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Christmas tree baubles

(33 Posts)
VivieSov Tue 20-Dec-16 14:24:06

We're hosting our daughter and son-in-law with our 10-month-old grandson who is at the crawling stage and is pulling himself up and walking with a walker. We have downsized and our house has rather small room and no space to raise a Christmas tree above floor level. Do we have a tree this year with the thought that our grandson might hurt himself whilst none of us is looking? Or do we keep all decorations out of reach? This is our first grandchild and I can't remember when our daughter was the same age - in 1980! Thanks grans.

DaphneBroon Tue 20-Dec-16 14:45:36

I would still put a littletree on a table, anything else is a recipe for disaster! Or in a playpen!! Or on the hall table perhaps.
It goes without saying baubles must be of the shatterproof variety.

Teetime Tue 20-Dec-16 14:58:07

I have never restricted my Xmas decorations for my own children, other people children or grandchildren - no-one got hurt. I wonder if we are perhaps a little more anxious around our grandchildren and other peoples children than we were with our own. When I was growing up we had candles alight on the tree - no accidents but I wouldn't do that now.

Jalima Tue 20-Dec-16 15:12:54

We've always had a tree - the only mishap was one year when DD was crawling and the tree we bought from a reputable garden centre was shedding its needles rapidly by Christmas Eve!! Because we didn't want her getting pine needles stuck into her DH rushed out and bought a huge over-priced artificial tree on Christmas Eve afternoon. It did stand us in good stead for about 15 years.

As long as you have non-glass decorations it should be fine - I presume that someone will be in the room with him all the time and it's never too soon to learn 'No, you can look but don't touch'.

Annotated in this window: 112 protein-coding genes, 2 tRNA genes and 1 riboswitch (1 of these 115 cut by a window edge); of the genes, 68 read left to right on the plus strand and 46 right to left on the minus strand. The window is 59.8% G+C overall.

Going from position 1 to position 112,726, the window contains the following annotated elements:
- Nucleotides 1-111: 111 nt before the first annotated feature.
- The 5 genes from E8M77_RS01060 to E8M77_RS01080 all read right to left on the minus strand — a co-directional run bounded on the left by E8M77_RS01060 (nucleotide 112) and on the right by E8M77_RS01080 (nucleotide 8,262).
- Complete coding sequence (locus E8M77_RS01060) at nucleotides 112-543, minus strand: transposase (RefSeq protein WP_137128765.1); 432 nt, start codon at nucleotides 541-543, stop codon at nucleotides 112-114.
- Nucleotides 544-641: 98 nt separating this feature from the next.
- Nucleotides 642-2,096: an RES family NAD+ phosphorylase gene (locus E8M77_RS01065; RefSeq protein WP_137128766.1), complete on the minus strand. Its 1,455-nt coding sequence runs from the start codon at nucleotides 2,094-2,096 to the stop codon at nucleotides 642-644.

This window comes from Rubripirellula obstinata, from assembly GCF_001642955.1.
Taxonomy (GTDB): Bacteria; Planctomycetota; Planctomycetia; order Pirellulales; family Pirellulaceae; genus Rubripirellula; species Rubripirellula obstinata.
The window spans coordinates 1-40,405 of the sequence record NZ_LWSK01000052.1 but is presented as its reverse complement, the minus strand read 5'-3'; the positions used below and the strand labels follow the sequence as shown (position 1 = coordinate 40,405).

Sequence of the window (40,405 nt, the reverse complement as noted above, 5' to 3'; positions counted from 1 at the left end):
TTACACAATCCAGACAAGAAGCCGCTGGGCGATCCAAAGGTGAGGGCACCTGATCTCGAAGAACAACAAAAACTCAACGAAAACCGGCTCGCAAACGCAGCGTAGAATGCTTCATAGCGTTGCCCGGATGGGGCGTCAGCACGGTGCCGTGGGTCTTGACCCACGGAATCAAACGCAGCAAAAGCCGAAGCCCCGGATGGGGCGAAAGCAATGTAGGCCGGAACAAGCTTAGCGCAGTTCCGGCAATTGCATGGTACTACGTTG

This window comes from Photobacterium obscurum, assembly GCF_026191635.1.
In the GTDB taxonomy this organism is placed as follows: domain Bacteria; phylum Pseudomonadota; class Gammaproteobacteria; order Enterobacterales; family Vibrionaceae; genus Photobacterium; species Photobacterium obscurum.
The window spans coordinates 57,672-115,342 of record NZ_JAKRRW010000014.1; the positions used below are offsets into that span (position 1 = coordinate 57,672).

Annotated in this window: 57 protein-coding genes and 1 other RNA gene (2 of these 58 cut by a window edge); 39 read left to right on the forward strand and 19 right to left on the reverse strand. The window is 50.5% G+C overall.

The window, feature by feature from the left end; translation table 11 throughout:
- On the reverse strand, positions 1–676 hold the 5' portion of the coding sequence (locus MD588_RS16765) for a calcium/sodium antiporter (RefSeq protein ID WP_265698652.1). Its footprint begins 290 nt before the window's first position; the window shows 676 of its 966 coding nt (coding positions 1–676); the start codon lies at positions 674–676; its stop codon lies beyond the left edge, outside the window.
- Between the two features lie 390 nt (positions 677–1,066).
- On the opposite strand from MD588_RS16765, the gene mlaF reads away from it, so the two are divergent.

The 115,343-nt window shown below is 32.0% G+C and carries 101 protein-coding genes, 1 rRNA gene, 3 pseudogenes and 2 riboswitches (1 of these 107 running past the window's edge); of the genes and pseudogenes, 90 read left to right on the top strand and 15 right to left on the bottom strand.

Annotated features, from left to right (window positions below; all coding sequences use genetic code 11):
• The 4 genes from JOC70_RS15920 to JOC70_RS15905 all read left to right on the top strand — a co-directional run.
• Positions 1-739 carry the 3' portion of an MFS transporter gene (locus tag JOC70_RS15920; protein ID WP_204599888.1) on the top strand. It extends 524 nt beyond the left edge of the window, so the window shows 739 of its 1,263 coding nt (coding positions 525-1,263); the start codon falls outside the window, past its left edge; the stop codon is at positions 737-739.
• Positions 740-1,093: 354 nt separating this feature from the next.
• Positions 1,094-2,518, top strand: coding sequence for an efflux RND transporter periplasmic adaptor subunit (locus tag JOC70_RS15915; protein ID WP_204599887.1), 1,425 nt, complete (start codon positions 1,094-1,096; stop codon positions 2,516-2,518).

It depends how meddlesome he is!

Jalima Tue 20-Dec-16 15:14:11

Beg or borrow a playpen - for the tree, not the baby!

Greyduster Tue 20-Dec-16 16:06:42

Our cat was more of a Christmas tree liability than GS when he was tiny!! She nearly had it over more than once.

Jalima Tue 20-Dec-16 16:09:46

I think I put a link on soop's about cats and trees ..... tchgrin

Of course, I wouldn't recommend using a water pistol on a baby but apparently they are quite effective if used on cats.

Jayanna9040 Tue 20-Dec-16 16:20:03

No grandchildren to worry about now but when my children were little ( after a near disaster involving chewing through the fairy lights!) I had a big tree shaped garland that hung over the fireplace, flat to the wall. You could hang decorations and lights on it but it was safely out of reach!

tiggypiro Tue 20-Dec-16 16:24:37

I have never moved anything out of reach as it is never to early for children to learn what 'No' means.

harrigran Tue 20-Dec-16 16:56:08

DS was one year old a week before Christmas and would keep squashing the baubles so I put the tree in the playpen, only had to do it for one year.

VivieSov Tue 20-Dec-16 17:29:47

Thanks everyone so far. We have some wooden decs, so that's good, and will probably get some more to fill in the gaps, very trendy. And will just have the tree in the hall, I think.

ginny Tue 20-Dec-16 18:56:34

Never worried when mine were small. First was 9 months old et her first Christmas. As others have said he won't be on his own in the room and never to early to learn 'no'. 10 month old DGS has been today and loved looking at the tree but seemed to know not to touch .

rosesarered Tue 20-Dec-16 19:32:44

We never stopped having a tree, either for our own DC or for the DGC....they all survived.

stillaliveandkicking Tue 20-Dec-16 19:53:16

Never stopped having a tree. I just brought my children up with the words "no, don't touch".

J52 Tue 20-Dec-16 20:15:09